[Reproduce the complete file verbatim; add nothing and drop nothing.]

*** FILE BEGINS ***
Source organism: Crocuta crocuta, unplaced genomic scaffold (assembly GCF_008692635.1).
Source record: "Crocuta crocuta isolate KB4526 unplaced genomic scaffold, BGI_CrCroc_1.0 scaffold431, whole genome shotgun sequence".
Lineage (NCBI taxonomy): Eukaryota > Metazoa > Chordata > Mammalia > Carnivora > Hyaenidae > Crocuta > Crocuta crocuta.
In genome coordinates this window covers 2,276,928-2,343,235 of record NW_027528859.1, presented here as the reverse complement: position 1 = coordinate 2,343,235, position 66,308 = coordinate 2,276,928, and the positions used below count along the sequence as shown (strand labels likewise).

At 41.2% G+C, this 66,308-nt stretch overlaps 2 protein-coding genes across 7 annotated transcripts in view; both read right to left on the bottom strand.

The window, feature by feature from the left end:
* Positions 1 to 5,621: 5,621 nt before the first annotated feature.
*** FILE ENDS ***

Source organism: Crocuta crocuta, unplaced genomic scaffold (assembly GCF_008692635.1).
Source record: "Crocuta crocuta isolate KB4526 unplaced genomic scaffold, BGI_CrCroc_1.0 scaffold431, whole genome shotgun sequence".
Lineage (NCBI taxonomy): Eukaryota > Metazoa > Chordata > Mammalia > Carnivora > Hyaenidae > Crocuta > Crocuta crocuta.
In genome coordinates this window covers 2,276,928-2,343,235 of record NW_027528859.1, presented here as the reverse complement: position 1 = coordinate 2,343,235, position 66,308 = coordinate 2,276,928, and the positions used below count along the sequence as shown (strand labels likewise).

At 41.2% G+C, this 66,308-nt stretch overlaps 2 protein-coding genes across 7 annotated transcripts in view; both read right to left on the bottom strand.

The window, feature by feature from the left end:
* Positions 1 to 5,621: 5,621 nt before the first annotated feature.